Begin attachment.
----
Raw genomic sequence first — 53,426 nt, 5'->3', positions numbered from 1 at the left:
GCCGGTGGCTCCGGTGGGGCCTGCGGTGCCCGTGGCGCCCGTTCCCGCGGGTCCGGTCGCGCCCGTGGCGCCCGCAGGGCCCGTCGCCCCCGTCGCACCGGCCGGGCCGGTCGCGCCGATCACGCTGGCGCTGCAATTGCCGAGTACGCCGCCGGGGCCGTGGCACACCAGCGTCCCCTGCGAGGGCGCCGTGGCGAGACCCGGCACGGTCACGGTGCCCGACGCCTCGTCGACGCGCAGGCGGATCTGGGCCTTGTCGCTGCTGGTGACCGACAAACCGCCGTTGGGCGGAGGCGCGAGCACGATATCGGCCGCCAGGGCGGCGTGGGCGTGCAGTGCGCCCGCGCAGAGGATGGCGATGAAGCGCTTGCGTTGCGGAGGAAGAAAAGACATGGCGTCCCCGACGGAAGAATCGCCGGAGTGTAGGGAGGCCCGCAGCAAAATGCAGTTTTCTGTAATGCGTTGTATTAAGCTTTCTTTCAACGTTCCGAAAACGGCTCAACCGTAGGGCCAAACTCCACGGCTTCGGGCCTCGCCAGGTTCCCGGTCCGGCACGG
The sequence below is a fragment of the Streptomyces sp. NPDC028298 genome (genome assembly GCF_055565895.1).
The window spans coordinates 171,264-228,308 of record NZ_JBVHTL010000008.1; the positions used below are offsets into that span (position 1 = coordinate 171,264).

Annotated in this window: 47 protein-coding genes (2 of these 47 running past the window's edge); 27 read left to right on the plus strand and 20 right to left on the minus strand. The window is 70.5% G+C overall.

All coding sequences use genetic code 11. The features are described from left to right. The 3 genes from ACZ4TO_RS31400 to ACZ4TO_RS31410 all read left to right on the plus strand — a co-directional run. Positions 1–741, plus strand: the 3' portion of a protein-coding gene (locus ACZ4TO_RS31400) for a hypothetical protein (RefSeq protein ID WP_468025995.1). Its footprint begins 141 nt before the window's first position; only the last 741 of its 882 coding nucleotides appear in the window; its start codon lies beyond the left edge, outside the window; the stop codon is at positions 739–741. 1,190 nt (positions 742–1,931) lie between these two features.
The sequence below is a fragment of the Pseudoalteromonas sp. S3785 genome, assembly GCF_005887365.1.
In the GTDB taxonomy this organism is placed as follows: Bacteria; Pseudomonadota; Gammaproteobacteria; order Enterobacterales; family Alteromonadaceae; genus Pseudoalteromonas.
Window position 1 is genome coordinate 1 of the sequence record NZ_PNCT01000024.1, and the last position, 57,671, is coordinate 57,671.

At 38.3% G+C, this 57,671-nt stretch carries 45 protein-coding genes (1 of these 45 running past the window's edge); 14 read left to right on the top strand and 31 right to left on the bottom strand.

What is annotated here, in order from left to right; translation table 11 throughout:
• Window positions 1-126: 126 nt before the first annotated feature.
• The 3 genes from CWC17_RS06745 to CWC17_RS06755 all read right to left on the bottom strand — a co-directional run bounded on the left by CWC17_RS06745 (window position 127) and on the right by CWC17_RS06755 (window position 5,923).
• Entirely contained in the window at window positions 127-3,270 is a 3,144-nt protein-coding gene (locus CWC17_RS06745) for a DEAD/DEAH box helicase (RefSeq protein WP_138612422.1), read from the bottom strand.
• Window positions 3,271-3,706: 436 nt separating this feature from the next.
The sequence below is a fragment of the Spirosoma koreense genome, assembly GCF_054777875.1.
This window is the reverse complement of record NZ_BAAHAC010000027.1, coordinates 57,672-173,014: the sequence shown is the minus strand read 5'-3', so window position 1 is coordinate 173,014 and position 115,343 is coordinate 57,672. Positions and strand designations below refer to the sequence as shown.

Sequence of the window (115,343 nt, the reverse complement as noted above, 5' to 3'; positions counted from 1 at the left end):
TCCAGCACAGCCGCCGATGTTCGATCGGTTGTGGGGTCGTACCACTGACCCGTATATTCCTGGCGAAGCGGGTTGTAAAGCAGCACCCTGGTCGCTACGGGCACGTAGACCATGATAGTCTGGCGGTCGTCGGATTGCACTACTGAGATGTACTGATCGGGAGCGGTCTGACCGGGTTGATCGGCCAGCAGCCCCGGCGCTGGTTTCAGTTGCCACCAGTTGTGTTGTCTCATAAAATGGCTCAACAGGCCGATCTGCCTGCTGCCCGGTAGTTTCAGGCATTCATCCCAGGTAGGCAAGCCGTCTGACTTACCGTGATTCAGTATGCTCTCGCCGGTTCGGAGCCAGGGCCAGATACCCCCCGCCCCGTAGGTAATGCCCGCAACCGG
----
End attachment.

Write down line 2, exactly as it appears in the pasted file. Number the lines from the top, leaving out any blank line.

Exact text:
GCCGGTGGCTCCGGTGGGGCCTGCGGTGCCCGTGGCGCCCGTTCCCGCGGGTCCGGTCGCGCCCGTGGCGCCCGCAGGGCCCGTCGCCCCCGTCGCACCGGCCGGGCCGGTCGCGCCGATCACGCTGGCGCTGCAATTGCCGAGTACGCCGCCGGGGCCGTGGCACACCAGCGTCCCCTGCGAGGGCGCCGTGGCGAGACCCGGCACGGTCACGGTGCCCGACGCCTCGTCGACGCGCAGGCGGATCTGGGCCTTGTCGCTGCTGGTGACCGACAAACCGCCGTTGGGCGGAGGCGCGAGCACGATATCGGCCGCCAGGGCGGCGTGGGCGTGCAGTGCGCCCGCGCAGAGGATGGCGATGAAGCGCTTGCGTTGCGGAGGAAGAAAAGACATGGCGTCCCCGACGGAAGAATCGCCGGAGTGTAGGGAGGCCCGCAGCAAAATGCAGTTTTCTGTAATGCGTTGTATTAAGCTTTCTTTCAACGTTCCGAAAACGGCTCAACCGTAGGGCCAAACTCCACGGCTTCGGGCCTCGCCAGGTTCCCGGTCCGGCACGG